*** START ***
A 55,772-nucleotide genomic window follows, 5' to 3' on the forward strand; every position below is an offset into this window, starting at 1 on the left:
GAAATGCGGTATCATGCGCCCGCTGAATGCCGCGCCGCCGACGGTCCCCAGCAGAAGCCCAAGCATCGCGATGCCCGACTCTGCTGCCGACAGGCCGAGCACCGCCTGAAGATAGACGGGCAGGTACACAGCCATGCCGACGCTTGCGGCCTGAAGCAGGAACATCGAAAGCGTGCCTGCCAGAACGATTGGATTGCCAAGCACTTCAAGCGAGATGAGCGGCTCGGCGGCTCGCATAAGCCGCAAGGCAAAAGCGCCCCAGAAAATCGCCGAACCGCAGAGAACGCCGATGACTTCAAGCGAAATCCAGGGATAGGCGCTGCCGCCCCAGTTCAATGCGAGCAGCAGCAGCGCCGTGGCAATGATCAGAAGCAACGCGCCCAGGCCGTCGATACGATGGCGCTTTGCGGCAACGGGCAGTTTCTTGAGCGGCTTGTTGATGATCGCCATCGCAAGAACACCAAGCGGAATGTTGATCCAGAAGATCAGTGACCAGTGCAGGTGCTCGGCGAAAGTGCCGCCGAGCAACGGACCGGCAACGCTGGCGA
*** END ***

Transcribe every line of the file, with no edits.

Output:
A 55,772-nucleotide genomic window follows, 5' to 3' on the forward strand; every position below is an offset into this window, starting at 1 on the left:
GAAATGCGGTATCATGCGCCCGCTGAATGCCGCGCCGCCGACGGTCCCCAGCAGAAGCCCAAGCATCGCGATGCCCGACTCTGCTGCCGACAGGCCGAGCACCGCCTGAAGATAGACGGGCAGGTACACAGCCATGCCGACGCTTGCGGCCTGAAGCAGGAACATCGAAAGCGTGCCTGCCAGAACGATTGGATTGCCAAGCACTTCAAGCGAGATGAGCGGCTCGGCGGCTCGCATAAGCCGCAAGGCAAAAGCGCCCCAGAAAATCGCCGAACCGCAGAGAACGCCGATGACTTCAAGCGAAATCCAGGGATAGGCGCTGCCGCCCCAGTTCAATGCGAGCAGCAGCAGCGCCGTGGCAATGATCAGAAGCAACGCGCCCAGGCCGTCGATACGATGGCGCTTTGCGGCAACGGGCAGTTTCTTGAGCGGCTTGTTGATGATCGCCATCGCAAGAACACCAAGCGGAATGTTGATCCAGAAGATCAGTGACCAGTGCAGGTGCTCGGCGAAAGTGCCGCCGAGCAACGGACCGGCAACGCTGGCGA